In central cases of switch-reference, a marker on the verb of one clause is used to indicate whether its subject has the same or different reference from the subject of an adjacent, syntactically-related clause. In central cases of logophoricity, a special pronoun form is used within a reported speech context to indicate coherence with the source of reported speech. Lesley Stirling argues that these types of anaphoric linkage across clause boundaries cannot be adequately accounted for by Binding Theory. Her detailed examination of the two phenomena, including a case study of the Papuan language Amele, proposes an account for them which is formalized in Discourse Representation Theory, and explores how far it is possible for such an account to be compositional morpho-syntactic/semantic, while at the same time taking seriously the range of linguistic and cross-linguistic data to be explained.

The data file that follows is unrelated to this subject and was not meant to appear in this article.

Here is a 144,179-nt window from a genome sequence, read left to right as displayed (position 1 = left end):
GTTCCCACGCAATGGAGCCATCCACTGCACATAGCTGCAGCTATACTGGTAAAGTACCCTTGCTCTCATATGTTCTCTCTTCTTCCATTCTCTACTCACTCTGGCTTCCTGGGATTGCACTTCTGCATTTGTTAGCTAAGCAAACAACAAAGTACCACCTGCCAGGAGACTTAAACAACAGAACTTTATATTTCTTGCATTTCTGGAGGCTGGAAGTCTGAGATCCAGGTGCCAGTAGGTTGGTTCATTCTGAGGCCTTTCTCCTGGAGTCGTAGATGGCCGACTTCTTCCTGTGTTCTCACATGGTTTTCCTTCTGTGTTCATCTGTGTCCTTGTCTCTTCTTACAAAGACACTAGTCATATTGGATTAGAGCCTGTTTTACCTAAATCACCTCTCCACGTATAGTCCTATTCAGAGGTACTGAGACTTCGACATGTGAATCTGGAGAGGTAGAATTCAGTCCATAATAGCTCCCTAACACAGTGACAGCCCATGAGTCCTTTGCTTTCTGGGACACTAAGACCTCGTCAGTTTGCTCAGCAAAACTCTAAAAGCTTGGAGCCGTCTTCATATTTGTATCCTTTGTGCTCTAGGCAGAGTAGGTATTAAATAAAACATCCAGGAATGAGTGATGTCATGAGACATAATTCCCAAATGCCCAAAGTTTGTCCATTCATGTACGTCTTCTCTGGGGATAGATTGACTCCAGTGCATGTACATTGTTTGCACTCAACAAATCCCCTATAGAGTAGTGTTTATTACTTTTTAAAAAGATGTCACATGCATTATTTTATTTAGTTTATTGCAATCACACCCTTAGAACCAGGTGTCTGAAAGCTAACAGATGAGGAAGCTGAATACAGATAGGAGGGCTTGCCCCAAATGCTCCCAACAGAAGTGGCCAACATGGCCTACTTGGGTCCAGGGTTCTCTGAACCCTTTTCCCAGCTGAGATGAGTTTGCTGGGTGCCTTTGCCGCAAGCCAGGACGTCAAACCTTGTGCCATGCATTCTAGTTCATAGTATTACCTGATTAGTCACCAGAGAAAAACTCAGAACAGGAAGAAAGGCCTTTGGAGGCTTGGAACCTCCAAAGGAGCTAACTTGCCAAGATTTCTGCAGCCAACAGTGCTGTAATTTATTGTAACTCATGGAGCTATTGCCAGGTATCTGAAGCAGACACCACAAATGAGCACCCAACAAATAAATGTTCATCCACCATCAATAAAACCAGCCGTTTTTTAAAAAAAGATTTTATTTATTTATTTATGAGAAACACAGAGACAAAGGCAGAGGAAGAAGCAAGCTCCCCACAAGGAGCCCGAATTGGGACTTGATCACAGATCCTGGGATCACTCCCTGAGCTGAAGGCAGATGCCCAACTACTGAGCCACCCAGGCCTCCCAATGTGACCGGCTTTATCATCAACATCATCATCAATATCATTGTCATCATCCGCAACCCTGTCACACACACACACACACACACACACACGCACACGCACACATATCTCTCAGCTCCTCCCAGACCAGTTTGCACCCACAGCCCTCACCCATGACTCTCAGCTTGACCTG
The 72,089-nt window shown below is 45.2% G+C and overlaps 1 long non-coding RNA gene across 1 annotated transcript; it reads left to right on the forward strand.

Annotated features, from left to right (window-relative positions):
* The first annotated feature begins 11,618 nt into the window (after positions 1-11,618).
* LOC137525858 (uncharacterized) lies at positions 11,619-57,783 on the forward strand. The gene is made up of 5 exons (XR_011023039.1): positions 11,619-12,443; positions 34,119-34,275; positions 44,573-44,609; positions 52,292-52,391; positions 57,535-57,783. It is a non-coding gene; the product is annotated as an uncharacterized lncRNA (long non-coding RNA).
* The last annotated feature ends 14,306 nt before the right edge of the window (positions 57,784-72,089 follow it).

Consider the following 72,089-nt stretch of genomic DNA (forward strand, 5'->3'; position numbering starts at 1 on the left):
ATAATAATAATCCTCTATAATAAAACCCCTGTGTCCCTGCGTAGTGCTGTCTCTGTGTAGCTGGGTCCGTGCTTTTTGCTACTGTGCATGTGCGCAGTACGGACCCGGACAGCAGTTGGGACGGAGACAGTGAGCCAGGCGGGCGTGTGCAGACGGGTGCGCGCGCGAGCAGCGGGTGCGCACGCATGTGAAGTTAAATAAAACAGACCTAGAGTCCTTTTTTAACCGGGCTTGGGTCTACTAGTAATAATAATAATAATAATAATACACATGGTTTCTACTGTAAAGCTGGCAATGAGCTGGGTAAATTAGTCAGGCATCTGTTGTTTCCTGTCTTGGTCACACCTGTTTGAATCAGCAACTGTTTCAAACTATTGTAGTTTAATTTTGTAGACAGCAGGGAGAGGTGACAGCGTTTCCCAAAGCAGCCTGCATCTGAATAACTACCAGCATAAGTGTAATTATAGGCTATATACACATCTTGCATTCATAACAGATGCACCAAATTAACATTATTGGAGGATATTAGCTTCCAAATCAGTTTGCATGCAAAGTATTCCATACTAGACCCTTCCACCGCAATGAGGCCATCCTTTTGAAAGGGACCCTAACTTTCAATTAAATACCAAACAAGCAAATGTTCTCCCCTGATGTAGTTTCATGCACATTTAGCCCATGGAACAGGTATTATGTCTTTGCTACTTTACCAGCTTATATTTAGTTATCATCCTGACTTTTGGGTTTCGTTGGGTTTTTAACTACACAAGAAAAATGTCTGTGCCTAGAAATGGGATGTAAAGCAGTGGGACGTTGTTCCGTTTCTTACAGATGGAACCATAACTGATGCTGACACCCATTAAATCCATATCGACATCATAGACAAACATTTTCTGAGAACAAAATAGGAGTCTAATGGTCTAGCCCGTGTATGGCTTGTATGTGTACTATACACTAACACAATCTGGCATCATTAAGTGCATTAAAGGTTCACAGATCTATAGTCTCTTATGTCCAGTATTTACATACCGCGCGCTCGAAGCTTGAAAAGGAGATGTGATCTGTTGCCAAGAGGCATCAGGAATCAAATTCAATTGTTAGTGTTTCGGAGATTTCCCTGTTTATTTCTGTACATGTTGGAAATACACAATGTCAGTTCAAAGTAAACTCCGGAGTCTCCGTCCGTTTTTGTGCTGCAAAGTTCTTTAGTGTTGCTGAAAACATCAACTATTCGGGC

Preface; List of Abbreviations; 1. Switch-reference phenomena; 2. Functional extensions of switch-reference systems; 3. Theoretical conceptions of switch-reference; 4. Discourse representation theory and unification categorial grammar; 5. A discourse representation theory account of switch-reference; 6. Logophoricity; Notes; References; Index.